Allan’s bike grinds to a halt, leaving him to take on a supporting role as Robert and Simon press on to Milngavie
As Allan and his bike got closer it dawned on me what had happened – the creaking freehub in the back wheel had completely collapsed, and in an instant that was it, game over. All that preparation, all the planning, ruined by a simple bearing. Such is life in the mountains though – this was an extreme challenge and we always knew there was a chance that any of the bikes might have let us down. Allan`s only option was to turn back to Kingshouse, leaving Robert and myself to push on towards Bridge of Orchy to meet my dad, who would join us for the section to Crianlarich. The feeling of disappointment we felt for our fallen comrade was only exacerbated by our enjoyment of the beauty of Glen Orchy, and with the glorious sunshine lighting up the incredible scenery on either side of General Wade`s ancient cobbled road. We hardly noticed the effort we were putting in as we munched through the miles. We arrived in Bridge of Orchy bang on schedule, picked up my Dad and his friend Una Woodburn, and pressed on towards Tyndrum.
After lunch at the Green Welly Stop and a sedate trundle alongside the riverbank, we left the part-timers at the road junction into Crianlarich and headed uphill into the forest. Looking at the map today I can`t believe this woodland walk only covers a little over two miles – it was a steep and sweaty climb that just seemed to go on forever and it made us suddenly aware that the fifty off-road miles we already had in our legs were starting to take their toll. Finally we welcomed the relief of the gate that would reveal the wide track that would take us downhill towards Inverarnan and the head of Loch Lomond. Unfortunately for us this particular wide track was ankle deep in mud and surfaced with rocks the size of footballs, so we were faced with the demoralising prospect of pushing our bikes for several miles down to the road crossing. I was lucky to have Robert with me for the trudge down to Beinglas Farm. Had it not been for his enthusiasm I might have struggled to find the motivation to reach this refuelling point. His reward was a quick stop for a Calippo (other ice cream brands are available), a bottle of water and a phone call home, giving me time to recharge my batteries for the heinous last section to Inversnaid. We knew this bit was going to be tough, but nothing really could have prepared us for the three whole hours it took us to walk, push and carry the six measly miles. It was just as well Allan arrived to take charge of moving us into Inversnaid bunkhouse, because neither Robert nor myself had a functioning brain by the time we finally arrived!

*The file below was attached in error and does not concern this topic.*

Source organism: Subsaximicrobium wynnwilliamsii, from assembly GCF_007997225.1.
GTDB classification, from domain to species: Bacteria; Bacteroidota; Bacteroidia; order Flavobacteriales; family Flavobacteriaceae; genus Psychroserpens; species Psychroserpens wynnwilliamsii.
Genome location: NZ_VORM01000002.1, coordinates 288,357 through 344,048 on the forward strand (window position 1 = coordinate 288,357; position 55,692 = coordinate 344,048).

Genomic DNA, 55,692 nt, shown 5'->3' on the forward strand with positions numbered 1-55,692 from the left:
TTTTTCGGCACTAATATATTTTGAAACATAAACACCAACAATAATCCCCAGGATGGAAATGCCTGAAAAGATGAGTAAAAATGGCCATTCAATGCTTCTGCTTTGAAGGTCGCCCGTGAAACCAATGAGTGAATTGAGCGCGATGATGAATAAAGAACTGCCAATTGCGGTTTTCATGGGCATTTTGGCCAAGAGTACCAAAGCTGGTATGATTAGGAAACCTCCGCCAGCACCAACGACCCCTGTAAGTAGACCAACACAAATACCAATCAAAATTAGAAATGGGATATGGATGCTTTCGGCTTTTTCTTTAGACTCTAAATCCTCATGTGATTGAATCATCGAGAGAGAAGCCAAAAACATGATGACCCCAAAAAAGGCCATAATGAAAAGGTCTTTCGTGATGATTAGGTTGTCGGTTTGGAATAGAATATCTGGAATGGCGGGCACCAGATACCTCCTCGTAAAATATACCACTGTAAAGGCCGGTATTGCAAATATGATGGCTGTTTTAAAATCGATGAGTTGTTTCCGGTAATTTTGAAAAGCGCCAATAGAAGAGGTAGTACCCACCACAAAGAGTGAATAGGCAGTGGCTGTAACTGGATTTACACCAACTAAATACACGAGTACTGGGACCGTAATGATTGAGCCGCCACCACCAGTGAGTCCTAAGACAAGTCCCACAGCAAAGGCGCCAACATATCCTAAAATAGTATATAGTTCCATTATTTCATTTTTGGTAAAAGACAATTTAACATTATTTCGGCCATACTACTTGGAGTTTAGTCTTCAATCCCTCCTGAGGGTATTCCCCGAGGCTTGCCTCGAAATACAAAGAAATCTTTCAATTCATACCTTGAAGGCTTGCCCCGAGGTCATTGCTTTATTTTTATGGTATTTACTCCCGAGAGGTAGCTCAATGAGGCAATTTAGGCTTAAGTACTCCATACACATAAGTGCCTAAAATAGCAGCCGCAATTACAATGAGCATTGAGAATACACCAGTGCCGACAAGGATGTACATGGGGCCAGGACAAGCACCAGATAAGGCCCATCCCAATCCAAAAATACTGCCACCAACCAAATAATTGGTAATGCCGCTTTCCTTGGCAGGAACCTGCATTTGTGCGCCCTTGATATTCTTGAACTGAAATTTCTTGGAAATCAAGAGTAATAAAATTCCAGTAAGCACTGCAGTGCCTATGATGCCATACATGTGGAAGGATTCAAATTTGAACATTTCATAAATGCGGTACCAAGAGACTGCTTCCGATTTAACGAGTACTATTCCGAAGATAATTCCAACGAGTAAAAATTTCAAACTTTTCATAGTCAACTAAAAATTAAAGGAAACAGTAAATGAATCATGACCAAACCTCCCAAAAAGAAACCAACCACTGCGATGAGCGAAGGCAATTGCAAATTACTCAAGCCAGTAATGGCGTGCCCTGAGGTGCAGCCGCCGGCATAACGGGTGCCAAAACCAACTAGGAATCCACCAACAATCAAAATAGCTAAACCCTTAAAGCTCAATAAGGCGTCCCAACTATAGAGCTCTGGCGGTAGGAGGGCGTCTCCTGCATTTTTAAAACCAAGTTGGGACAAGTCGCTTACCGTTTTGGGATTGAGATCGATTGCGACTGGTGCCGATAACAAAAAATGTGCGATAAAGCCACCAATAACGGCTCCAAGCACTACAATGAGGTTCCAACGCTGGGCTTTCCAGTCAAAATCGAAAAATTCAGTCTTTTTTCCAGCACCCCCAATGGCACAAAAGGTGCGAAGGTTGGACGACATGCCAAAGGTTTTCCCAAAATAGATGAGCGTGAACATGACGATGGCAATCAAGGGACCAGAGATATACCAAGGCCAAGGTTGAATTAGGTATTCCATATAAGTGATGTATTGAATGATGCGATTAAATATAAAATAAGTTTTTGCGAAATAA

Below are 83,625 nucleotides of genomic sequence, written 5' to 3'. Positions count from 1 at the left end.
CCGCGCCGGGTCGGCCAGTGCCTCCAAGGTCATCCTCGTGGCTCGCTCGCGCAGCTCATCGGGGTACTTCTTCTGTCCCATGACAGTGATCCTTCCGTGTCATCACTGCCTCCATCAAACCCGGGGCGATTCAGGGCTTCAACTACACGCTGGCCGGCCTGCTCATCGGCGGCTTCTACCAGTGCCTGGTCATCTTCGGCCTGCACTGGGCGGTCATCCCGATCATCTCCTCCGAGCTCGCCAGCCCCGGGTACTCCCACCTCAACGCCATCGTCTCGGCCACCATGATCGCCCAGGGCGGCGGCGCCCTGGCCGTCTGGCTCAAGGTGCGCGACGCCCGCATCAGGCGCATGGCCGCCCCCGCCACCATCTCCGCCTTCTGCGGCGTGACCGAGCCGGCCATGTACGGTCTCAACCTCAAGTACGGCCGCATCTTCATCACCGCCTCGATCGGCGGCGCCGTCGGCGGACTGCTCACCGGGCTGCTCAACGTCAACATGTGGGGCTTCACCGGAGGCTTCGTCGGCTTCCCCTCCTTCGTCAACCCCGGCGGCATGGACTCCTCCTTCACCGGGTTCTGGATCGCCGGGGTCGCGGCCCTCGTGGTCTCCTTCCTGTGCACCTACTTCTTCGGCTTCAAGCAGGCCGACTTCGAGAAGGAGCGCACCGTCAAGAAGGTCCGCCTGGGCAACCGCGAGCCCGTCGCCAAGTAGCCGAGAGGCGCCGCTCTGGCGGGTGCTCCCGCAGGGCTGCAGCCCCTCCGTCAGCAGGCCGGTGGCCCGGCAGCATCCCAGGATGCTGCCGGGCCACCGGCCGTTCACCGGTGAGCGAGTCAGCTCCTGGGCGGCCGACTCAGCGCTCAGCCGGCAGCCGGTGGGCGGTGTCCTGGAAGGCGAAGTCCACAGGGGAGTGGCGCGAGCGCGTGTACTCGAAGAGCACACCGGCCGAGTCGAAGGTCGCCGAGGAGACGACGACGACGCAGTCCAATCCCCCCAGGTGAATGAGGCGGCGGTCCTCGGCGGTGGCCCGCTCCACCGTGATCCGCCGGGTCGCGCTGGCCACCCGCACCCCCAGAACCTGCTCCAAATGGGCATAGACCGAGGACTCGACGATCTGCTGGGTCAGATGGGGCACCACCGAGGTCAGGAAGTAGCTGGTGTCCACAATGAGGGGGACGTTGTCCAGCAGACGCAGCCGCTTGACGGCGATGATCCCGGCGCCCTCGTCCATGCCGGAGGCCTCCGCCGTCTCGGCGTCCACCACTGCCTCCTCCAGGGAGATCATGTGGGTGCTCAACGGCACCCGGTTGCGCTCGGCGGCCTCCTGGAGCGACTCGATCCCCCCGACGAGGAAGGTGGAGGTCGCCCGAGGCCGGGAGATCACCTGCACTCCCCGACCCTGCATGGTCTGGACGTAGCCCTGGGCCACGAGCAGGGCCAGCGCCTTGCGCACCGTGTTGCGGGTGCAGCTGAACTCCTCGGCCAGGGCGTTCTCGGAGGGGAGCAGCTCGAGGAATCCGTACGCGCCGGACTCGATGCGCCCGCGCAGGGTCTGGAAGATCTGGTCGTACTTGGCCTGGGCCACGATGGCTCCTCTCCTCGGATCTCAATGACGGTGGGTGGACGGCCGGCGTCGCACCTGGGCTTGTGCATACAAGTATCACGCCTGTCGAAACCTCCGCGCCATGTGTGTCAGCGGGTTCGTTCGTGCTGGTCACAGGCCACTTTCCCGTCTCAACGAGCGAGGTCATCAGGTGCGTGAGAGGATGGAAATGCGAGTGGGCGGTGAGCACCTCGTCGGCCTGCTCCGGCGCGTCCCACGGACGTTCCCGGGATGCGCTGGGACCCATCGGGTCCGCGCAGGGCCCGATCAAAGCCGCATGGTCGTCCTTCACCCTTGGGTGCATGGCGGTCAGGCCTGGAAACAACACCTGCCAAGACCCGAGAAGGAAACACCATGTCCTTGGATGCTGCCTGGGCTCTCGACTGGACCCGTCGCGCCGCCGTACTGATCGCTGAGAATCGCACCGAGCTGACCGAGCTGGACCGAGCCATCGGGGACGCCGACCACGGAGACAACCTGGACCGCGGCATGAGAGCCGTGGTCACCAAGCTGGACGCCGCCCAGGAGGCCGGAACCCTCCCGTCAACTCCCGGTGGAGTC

We elected for an early start on day three, and after the last couple of miles of shoreside were completed and the long, boring climbs into Rowardennan were out of the way, I started to enjoy riding my bike again. This was in stark contrast to how my partner was feeling – his body was in complete shock at being asked to do all this again, and sickness was hampering any effort he was making to work his way through the remaining 33 miles. Luckily he had Allan to help him – having a supporter to keep him on track and supply him with food undoubtedly helped him on to the finish. Safe in the knowledge that Allan was there to look out for Robert, I pushed on, blasting the flowing sections of wooded singletrack towards Balmaha, emerging at warp speed down the steps at Craigie Fort to find Allan waiting with ham rolls and a welcome coffee. Buoyed by the intake of calories, I took on the brutal climb up Conic Hill, stomping the newly built staircases with my bike on my shoulders until my lungs were at the point of exploding. The reward for forcing the pace all the way to the top was one of the best views in Scotland. Low cloud hung menacingly over the loch and a rainbow split the patch of sunlight that lit up the fields on the far shore. This was definitely a sight worthy of the five minutes it took to recover from the 1000 foot climb. With no more time to waste, though, it was on down the steep, newly resurfaced path and through the forest to Drymen, then past Glengoyne Distillery, round the back of the hill at Strathblane and past Craigallian loch, before we all met up again at the entrance to Mugdock Country Park for a leisurely walk into Milngavie.
That was it then, the finish. Three days that cemented friendships when it could have broken them, three days that showed us how hard we can push ourselves (and our bikes!) if we really try, and three days when we saw just how stunning, diverse and at times how downright dangerous the glorious Scottish countryside really is. But most importantly, these were three days when we raised a substantial amount of money to support good causes, backed by so many people both on Islay and on the mainland. Thankyou all so much for contributing to our fundraising efforts, which has resulted in us raising over £4000 to help these worthy causes.
Anybody who has not yet donated to this cause and who wishes to do so can still access our donation page at http://www.justgiving/portellenboys